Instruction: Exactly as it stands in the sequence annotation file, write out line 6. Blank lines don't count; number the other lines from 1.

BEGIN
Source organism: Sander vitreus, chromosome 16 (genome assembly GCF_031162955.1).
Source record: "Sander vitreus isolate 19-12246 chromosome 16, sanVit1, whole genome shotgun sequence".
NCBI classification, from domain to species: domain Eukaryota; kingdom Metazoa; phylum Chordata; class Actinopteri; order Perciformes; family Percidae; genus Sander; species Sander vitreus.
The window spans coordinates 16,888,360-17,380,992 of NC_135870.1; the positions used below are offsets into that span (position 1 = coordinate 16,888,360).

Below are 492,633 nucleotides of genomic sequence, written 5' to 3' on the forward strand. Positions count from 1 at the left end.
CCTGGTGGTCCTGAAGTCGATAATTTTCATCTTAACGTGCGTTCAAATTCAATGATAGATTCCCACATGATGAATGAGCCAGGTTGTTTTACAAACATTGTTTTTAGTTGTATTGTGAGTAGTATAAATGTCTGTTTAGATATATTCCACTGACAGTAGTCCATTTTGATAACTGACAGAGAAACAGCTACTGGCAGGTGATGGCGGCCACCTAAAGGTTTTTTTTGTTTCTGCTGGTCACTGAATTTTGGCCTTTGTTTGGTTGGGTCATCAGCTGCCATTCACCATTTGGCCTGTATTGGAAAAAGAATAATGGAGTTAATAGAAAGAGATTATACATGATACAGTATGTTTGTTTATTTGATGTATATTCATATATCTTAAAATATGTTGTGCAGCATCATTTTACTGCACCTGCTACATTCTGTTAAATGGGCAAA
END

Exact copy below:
CCTGGTGGTCCTGAAGTCGATAATTTTCATCTTAACGTGCGTTCAAATTCAATGATAGATTCCCACATGATGAATGAGCCAGGTTGTTTTACAAACATTGTTTTTAGTTGTATTGTGAGTAGTATAAATGTCTGTTTAGATATATTCCACTGACAGTAGTCCATTTTGATAACTGACAGAGAAACAGCTACTGGCAGGTGATGGCGGCCACCTAAAGGTTTTTTTTGTTTCTGCTGGTCACTGAATTTTGGCCTTTGTTTGGTTGGGTCATCAGCTGCCATTCACCATTTGGCCTGTATTGGAAAAAGAATAATGGAGTTAATAGAAAGAGATTATACATGATACAGTATGTTTGTTTATTTGATGTATATTCATATATCTTAAAATATGTTGTGCAGCATCATTTTACTGCACCTGCTACATTCTGTTAAATGGGCAAA